“Save Me” isn’t horrible. Ok, the lyrics aren’t particularly ingenious, nor is the music exceptionally interesting, but at least Adams’ voice is used appropriately and the sound is full without being overly busy. Still, at best this is the quality of a forgotten-about album cut, not one of the premier songs on the album.

The leadoff track, “Dirty Rain” is a slow, bluesy number dominated by a haunting organ part. The problem is that the style just doesn’t work with Adams’ voice. You expect something like the gruffness of a Tom Waits, but what you get is the clean tones emblematic of Adams. He should consider smoking three packs of cigarettes every day for forty years and then re-recording this one. At least the lyrics are decent, which on this album sets it apart:

Last time I was here you were waiting.
You're not waiting anymore.
The windows broke and the smoke's escaping,
All the books scattered ‘cross the floor,
And the church bells were ringing through the sirens,
And your coat was full of bullet holes.
Last time I was here you were waiting.
You ain't waiting anymore.

The title track, “Ashes & Fire” is an up-tempo tune dominated by ringing piano chords, but the music is too full for its own good and Adams stretches too far trying to come up with extra-witty lyrics:

Her eyes were indigo and the cats were all calico and the sailboats they all sailed by
And a river she cried. 

If you ever meet a girl with indigo eyes, please introduce me to her, because that’s someone I’d like to meet. And the mere fact that “calico” is of similar sonance doesn’t make it acceptable to insert it into the song when it doesn’t seem to have any particular meaning in context. It’s just lazy writing.

Most of the rest of the songs on the album are innocuous at best… not unlistenable but not at all interesting. There are several that are just horrible, however.

“Come Home” is slow, boring and sappy. Although it features a decent slide guitar part, I couldn’t make it through the whole track despite repeated attempts. It’s just awful.

“Do I Wait” is… aw, hell, where to start... It’s just bad. The vocals are buried in so much reverb that they continue ringing well into the next track. There’s no real melody, just a fluctuating organ that gives the listener a throbbing headache. And then it gets worse. Why the hell does everyone want to be Bon Iver? The song builds into a loud, directionless climax with Adams repeating, “Do I wait?” over and over again in a high-pitched wail that can only be described as complete crap.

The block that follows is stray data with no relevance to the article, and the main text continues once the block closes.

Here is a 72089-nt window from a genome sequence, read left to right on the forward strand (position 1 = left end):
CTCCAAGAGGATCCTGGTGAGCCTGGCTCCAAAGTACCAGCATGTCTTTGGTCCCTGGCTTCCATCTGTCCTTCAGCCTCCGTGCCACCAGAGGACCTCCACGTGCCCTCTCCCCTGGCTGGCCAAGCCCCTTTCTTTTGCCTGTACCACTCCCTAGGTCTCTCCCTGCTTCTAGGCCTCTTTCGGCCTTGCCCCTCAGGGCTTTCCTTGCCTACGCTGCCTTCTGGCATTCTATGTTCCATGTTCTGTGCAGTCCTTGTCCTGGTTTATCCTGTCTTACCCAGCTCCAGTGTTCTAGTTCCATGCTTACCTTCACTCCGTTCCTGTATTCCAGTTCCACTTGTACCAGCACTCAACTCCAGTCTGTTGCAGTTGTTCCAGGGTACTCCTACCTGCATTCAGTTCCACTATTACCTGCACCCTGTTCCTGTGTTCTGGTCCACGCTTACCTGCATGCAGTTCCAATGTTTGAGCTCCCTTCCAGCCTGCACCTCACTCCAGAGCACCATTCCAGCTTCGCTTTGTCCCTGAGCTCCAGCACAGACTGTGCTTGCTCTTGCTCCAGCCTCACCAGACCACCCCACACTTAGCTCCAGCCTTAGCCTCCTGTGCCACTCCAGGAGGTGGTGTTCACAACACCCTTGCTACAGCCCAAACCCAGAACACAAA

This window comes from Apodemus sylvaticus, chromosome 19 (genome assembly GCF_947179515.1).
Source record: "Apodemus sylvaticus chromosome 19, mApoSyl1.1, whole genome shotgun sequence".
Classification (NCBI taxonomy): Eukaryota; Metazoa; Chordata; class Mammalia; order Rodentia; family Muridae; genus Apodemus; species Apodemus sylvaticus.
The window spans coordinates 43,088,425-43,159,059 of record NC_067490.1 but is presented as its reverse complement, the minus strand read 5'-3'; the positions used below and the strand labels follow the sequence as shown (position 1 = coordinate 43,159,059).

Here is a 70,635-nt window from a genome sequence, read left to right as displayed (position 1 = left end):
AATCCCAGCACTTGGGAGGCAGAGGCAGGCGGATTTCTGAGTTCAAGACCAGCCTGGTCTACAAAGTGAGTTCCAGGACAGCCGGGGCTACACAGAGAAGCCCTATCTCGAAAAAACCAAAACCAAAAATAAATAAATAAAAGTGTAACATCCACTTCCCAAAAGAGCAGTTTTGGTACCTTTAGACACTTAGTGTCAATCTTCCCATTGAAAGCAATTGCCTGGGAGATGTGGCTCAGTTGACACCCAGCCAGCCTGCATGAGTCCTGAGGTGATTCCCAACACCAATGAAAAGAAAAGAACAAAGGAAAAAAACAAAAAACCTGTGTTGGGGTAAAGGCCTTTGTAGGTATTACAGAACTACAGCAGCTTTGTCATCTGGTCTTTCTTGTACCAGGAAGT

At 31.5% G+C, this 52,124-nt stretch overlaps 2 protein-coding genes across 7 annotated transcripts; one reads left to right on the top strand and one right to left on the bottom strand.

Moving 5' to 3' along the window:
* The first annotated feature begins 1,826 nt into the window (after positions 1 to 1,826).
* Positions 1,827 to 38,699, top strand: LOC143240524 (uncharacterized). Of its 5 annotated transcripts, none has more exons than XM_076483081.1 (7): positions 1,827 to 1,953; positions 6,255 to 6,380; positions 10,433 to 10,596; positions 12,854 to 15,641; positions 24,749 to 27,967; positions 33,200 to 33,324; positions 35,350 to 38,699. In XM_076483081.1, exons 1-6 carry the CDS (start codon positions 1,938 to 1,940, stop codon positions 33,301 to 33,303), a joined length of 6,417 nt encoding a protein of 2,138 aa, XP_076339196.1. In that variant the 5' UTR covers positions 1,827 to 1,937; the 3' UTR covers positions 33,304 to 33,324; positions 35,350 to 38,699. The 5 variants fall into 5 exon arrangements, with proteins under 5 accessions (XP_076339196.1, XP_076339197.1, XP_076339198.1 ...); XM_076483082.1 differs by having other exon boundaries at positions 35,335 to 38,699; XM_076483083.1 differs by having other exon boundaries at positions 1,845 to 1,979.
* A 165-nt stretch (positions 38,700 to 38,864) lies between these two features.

The album’s closer, “I Love You But I Don't Know What To Say,” is likewise unlistenable. Adams tries to make his voice sound extra sweet, but only shows its flaws as it crackles under the weight of the attempt at augmented soulfulness. The music, too, is far too precious, with the piano part sounding like a demonstration of just how lightly one can touch the keys and still produce an audible tone. Oh, and the lyrics suck. You know what this world needs? One more generic, sappy, platitudinous love song:

There's a metaphor here… on this album, Adams demonstrates that he is completely in love with himself and feels that he can do no wrong. That's the only real explanation for how someone could release something so self-indulgent without feeling completely embarrassed. Photo by David Black.

Hear me say,
Say this to you:
I'll stand by your side;
See you through.
I promise you that I will keep you safe from harm,
And love you the rest of my days.
When the night is silent and we seem so far away,
Oh I love you 
And I don’t know what to say. 

Ashes & Fire is a major disappointment. Many reviewers have claimed that it is Adam’s most consistent work to date and they’re right: it is consistently awful. The one bright spot is “Lucky Now,” and it doesn’t come anywhere near to making up for the failure of every other track. Ryan Adams and the multitudinous choir of Bon Iver-entranced copycats deserve serious reprobation for failing to remember who they are and instead succumbing to the lure of trying to make their music conform to whatever is (inexplicably) popular at the moment. Adams is a good songwriter and I expect that he will produce decent recordings in the future, but when he looks back, I hope he’s sorry for the crime of producing this soulless pile of tripe. But not as sorry as you will be if you actually pay good money for it. Hell, this one ain’t even worth stealing.


Ashes and Fire is awful. For compelling music by somebody named Ryan, buy Bingham's Junky Star on Amazon!
mp3 cd vinyl


No Pop. No Crap. No Surf.